The Naked Foundation
Borbála slings the mop across the concrete floor and draws it back again. This floor is never really clean; it’s either wet or dry. In either state, when she slides her shoe against it she feels a pure gristle, the naked foundation of the ruin pub. She cleans both of the bathrooms, swabbing near the feet of men urinating into troughs, and beneath stall doors, where women crouch. This bothers many of the Americans, and a few of the British, who sometimes mumble about Budapest’s peccadillos and the former Eastern bloc. Often this is before they realize there is no toilet paper, and if they exit the bathroom with a particular look of wrinkled dismay, she hobbles back to her table, head bobbing like a pigeon’s, where she offers an unraveled length for twenty-five forint. Though this is less than nine cents American, it aggravates Westerners who are used to something for nothing. Every so often, the practice provokes a derogatory comment about Jews, because, according to the tourist maps, this particular ruin pub is located on Kazinczy Utca in the Jewish Quarter. However, Borbála is not Jewish, and it has been a long time since there were many Jews here.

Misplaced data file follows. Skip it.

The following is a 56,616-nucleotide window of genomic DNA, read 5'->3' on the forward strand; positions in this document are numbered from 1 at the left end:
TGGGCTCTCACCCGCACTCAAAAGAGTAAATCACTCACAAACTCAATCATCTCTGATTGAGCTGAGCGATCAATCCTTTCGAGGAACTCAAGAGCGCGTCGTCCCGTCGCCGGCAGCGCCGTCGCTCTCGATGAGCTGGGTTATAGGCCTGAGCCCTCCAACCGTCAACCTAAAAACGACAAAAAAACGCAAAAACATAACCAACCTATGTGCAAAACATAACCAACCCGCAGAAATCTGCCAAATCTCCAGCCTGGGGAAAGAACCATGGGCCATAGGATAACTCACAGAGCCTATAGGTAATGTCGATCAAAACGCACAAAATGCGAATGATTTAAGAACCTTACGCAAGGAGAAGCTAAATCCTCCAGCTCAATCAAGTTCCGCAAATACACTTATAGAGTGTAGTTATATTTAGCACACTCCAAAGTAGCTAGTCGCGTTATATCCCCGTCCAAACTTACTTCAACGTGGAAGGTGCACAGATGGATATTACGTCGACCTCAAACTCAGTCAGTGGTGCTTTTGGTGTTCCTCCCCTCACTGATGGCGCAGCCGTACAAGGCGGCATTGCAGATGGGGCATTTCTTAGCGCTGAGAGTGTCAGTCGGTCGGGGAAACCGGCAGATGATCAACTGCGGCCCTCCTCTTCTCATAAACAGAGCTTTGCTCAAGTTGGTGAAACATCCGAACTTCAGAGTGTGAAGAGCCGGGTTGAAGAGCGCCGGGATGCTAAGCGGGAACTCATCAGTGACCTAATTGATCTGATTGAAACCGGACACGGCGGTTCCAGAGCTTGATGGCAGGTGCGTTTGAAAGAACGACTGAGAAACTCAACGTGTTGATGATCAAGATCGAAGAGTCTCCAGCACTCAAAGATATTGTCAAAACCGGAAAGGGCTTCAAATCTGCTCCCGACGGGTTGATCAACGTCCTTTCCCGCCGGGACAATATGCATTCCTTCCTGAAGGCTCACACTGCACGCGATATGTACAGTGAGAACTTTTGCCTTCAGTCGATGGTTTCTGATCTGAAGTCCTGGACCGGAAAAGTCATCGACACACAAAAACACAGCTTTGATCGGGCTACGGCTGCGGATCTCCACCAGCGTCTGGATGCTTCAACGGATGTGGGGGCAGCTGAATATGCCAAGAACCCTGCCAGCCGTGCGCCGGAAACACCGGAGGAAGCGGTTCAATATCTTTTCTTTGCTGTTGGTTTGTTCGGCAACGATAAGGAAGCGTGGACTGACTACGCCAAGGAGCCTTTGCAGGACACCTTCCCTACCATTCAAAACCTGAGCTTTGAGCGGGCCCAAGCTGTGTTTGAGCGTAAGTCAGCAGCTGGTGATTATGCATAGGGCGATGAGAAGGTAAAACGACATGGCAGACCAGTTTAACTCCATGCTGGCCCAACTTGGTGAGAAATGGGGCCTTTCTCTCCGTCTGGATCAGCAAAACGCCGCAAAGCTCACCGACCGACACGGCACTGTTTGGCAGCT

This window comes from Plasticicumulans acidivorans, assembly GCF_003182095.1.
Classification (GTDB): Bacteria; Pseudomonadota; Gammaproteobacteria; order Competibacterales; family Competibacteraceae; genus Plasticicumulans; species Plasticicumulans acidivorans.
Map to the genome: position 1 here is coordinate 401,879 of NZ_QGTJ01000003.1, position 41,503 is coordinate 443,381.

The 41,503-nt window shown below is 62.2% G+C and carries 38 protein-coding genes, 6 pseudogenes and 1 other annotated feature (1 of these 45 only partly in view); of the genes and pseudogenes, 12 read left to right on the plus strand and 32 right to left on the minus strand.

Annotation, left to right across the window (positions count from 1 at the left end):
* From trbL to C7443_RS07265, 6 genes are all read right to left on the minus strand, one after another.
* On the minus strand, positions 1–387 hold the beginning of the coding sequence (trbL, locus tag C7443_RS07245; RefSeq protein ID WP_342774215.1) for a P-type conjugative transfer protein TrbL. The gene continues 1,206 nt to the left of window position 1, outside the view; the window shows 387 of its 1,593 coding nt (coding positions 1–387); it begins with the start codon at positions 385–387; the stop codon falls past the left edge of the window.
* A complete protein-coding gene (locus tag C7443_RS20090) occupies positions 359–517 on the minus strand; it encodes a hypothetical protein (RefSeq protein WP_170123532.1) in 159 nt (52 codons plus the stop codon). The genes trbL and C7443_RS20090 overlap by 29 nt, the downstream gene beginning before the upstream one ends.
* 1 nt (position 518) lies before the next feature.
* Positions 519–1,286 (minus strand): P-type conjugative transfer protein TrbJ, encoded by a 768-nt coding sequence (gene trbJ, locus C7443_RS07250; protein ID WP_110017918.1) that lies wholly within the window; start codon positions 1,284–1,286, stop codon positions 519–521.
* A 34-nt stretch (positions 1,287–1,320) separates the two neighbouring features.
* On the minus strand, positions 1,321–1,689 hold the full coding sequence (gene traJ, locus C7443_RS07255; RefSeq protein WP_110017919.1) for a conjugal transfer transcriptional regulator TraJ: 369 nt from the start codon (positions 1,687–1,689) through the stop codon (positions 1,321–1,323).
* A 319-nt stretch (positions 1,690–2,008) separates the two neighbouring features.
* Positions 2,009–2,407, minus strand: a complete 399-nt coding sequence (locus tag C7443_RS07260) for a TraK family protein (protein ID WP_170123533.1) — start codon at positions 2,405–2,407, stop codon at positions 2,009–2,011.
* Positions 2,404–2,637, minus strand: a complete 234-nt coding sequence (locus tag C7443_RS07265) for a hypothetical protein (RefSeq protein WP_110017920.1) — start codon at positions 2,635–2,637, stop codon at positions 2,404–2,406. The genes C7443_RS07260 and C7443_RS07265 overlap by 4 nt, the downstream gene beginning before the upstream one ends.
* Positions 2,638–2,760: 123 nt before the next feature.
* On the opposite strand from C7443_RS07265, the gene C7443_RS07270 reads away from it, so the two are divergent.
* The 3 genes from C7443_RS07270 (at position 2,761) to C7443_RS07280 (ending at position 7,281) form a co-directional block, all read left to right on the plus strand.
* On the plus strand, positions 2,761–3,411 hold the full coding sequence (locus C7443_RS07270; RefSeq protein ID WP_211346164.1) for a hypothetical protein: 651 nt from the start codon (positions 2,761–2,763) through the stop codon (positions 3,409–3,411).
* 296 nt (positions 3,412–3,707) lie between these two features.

Sean Gill has contributed to Iowa Review, McSweeney’s, ZYZZYZA, and Joyland. He is the recipient of the 2016 Sonora Review Fiction Prize, the 2017 River Styx Micro-Fiction Prize, and The Cincinnati Review’s 2018 Robert and Adele Schiff Award.
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